We knew it all along but now it’s official: Manchester beats London as best place to live – and the stats prove it

Manchester may have been known as the ‘London of the North’ for many years but new statistics have confirmed what many here have always known – we’re miles better than the capital.

Lengthy transport times, rocketing property prices, sky-high living costs – these are just a few of the gripes that Londoners complain of when asked about life in the alpha city.

On the other hand, Manchester is on the up, from the BBC relocating here to the city being home to the two most recent Premier League winners, as well as being a vibrant, exciting place to live.

In fact, the city is doing so well that it was voted Most Liveable City in the UK in the 2013 Economist Intelligence Unit survey.

Compiled by investment company Midas and comparison site Numbeo, below is a breakdown of ways your money will go further by choosing the Cottonopolis over London.

The average house in London will set you back £364,574, while choosing a property up North will cost less than a third of that, at an average of £104,285.

But which area should you adopt as your new home?

WHERE TO LIVE? Manchester’s trendy Northern Quarter v London’s Islington (pictures courtesy of Mikey and Alan Stanton, with thanks)

If you prefer a more urban lifestyle then perhaps the trendy Northern Quarter is up your street, situated just five minutes walking-distance from Piccadilly, where the average apartment is £127,664.

Compare that to London’s equivalent area, Islington, where the same deal will typically cost £526,667, on top of £1,216 a year in travel fares, and you’ll start to be convinced.

Or maybe another area in the city, Spinningfields, where an average of £173,416 will get you a pad within walking distance of the centre, in contrast to Canary Wharf’s £356,925 plus travel costs.

However, if you are looking for somewhere more suburban then don’t despair, as a terraced house in Altrincham can be bought for an average of £245,061, against £301,950 for the same deal in Wimbledon.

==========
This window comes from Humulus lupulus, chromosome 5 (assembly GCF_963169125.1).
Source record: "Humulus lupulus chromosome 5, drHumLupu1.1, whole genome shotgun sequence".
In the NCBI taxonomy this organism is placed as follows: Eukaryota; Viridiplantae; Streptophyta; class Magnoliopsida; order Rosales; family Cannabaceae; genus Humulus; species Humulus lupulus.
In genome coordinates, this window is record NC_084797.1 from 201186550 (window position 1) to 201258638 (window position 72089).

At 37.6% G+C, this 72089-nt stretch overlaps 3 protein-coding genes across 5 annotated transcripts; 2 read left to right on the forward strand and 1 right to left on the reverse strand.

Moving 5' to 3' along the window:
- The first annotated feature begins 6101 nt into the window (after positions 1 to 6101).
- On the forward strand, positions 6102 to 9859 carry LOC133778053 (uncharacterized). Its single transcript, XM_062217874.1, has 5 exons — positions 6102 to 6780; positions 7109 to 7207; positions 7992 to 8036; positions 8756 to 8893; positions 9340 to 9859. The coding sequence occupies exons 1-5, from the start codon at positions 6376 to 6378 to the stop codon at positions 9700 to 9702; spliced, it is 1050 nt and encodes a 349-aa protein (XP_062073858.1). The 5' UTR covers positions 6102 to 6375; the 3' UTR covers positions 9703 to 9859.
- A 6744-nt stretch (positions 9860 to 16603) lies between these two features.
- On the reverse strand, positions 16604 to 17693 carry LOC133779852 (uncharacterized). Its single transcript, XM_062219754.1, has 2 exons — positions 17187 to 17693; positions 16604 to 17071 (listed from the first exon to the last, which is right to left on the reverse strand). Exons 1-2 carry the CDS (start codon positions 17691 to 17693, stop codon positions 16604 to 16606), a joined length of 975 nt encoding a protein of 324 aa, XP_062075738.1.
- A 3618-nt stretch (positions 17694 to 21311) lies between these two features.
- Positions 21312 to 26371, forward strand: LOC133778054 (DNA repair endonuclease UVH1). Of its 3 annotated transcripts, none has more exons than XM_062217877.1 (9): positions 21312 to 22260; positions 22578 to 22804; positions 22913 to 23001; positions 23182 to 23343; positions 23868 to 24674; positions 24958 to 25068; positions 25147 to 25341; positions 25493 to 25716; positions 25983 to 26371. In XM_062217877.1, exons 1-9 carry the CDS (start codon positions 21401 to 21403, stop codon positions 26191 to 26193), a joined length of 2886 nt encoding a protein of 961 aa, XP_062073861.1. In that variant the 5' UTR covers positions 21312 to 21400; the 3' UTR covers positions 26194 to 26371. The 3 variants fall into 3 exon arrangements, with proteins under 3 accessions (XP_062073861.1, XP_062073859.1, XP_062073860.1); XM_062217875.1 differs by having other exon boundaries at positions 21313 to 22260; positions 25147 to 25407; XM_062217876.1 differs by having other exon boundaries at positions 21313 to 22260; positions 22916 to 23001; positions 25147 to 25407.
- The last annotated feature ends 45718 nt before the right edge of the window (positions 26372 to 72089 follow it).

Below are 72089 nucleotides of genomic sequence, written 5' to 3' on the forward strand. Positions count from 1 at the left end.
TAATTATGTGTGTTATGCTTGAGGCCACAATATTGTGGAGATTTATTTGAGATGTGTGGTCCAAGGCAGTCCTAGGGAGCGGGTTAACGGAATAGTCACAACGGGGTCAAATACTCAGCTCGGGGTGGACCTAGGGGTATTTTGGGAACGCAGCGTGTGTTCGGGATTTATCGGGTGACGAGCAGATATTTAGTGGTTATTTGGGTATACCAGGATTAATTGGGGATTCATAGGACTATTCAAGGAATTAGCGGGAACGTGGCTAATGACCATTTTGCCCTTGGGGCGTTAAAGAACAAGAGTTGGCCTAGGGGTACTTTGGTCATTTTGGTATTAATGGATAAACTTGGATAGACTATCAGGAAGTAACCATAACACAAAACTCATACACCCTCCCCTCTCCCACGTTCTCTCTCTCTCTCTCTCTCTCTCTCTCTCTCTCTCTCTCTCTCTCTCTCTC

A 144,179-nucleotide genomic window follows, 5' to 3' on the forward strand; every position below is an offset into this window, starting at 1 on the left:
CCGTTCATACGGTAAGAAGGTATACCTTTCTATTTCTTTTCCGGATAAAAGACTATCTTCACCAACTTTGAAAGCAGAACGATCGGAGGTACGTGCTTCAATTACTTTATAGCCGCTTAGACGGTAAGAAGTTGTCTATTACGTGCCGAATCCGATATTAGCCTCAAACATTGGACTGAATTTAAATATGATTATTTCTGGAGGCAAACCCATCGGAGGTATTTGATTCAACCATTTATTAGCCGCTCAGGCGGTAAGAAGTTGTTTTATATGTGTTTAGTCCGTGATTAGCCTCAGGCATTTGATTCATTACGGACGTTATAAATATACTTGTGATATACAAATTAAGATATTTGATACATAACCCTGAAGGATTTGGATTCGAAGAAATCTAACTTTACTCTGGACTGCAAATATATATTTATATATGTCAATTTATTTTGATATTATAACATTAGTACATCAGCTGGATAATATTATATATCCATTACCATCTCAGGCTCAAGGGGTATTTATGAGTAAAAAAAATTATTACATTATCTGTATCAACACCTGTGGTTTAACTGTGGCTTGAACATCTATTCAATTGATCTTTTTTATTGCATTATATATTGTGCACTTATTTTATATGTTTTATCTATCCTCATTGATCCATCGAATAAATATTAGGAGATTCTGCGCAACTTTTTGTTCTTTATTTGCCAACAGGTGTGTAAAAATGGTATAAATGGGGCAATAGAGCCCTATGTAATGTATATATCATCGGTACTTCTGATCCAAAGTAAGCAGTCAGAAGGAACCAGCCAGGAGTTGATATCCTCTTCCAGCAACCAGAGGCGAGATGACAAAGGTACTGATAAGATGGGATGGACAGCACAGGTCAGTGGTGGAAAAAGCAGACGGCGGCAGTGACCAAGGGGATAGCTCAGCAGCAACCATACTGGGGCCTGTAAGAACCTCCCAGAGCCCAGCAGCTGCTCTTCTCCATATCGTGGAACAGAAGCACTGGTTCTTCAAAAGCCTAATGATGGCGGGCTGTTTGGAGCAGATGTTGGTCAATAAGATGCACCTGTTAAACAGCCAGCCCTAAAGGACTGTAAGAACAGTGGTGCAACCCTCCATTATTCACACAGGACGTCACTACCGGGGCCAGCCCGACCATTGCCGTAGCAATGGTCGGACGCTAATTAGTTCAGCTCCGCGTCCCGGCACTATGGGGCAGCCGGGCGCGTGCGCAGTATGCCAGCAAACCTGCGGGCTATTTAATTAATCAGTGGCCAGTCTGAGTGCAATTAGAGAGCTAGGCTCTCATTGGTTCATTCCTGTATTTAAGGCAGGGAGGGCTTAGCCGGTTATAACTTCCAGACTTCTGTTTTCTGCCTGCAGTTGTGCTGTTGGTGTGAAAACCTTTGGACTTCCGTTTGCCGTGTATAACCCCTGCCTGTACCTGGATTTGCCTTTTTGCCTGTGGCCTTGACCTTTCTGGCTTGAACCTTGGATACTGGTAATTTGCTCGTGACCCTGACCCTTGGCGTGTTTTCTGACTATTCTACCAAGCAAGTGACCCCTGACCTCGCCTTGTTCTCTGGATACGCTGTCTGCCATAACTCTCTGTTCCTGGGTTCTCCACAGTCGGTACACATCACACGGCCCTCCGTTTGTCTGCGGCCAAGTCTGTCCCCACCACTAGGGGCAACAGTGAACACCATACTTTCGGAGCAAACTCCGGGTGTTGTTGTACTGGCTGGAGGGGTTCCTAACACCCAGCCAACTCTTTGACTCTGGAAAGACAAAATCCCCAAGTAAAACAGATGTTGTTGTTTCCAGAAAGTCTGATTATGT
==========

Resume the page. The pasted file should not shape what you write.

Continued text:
Even leafy Wilmslow, one of the wealthiest areas in the North West, holds its own, with a semi-detached house averaging £274,758, whereas in Haslemere it will cost £305,697 plus a difference  of over £3,000 in commuter fares.

Colin Stanbridge, Chief Executive of London Chamber of Commerce and Industry (LCCI), said: “A lot of the higher costs of living in London are pushed upwards by the law of supply and demand as the capital’s population has grown by around a million over the last decade.

“Many of the world’s most talented people are attracted to the unique and exciting social and cultural offer available to them in London but rising costs, particularly those associated with the spiralling housing crisis, do represent a risk to the capital’s future competitiveness as a global centre.”

So you’ve settled on a place to live, and now you need to get into town for work.

HOP ON HAPPY: Commutes in Manchester are less hassle than the capital (pictures courtesy of aspacuito and Tom Page, with thanks)

Despite London having the Tube and all of its obvious benefits, this pales when you realise that the average Mancunian’s commute is 16 minutes less and when you arrive parking costs £2 less per hour.

So, if you work an eight-hour day and allow half an hour either side to get from and to your car, that works out at a saving of £18, or £90 for a five-day week.

When you’ve finished work it’s always good to relax in a restaurant and enjoy a meal with friends, and you’ll be glad to know that the discrepancies extend into prices for consumer items.

While food is generally evenly-priced across the board, drinks are where Manchester is in its element, with a domestically-produced beer costing £3 compared to London’s £3.60 and bottled water up to 17.76% cheaper.

For those opting to stay in and cook, a bottle of wine will cost you an average of £1.26 less in Manchester while saving 20p on a kilo of rice, 15p on 12 eggs and 6p for every litre of milk.

Naturally you will need to burn off all those newly-affordable extra calories, so why not take advantage of the £21.51 you will save on gym membership, or take a walk in your new leather shoes, which happened to cost 31.99% less now you live up North.

OPEN SPACE: Manchester has the Pennines on its doorstep (pictures courtesy of Rick Harrison and David Holt, with thanks)

Let’s not forget utility costs neither. Every house needs gas and electric and Manchester edges the capital out again, with basic board rates of £144.02 for an 85m2 apartment against London’s £149.50.

And if you needed anymore persuasion before settling down and bringing up a family, take comfort in the fact that Manchester child care costs average out at £41.17 a week cheaper than in London.

With that bit of extra cash you are free to enjoy everything the city has to offer, from the museums and bars to family walks in the Pennines – something that London has nothing to compare to, and are, of course, free.

View Midas’ graphics below and see their original statistics here.


Graphics courtesy of Midas, with thanks.

Main image courtesy of Stacey Cavanagh, with thanks.

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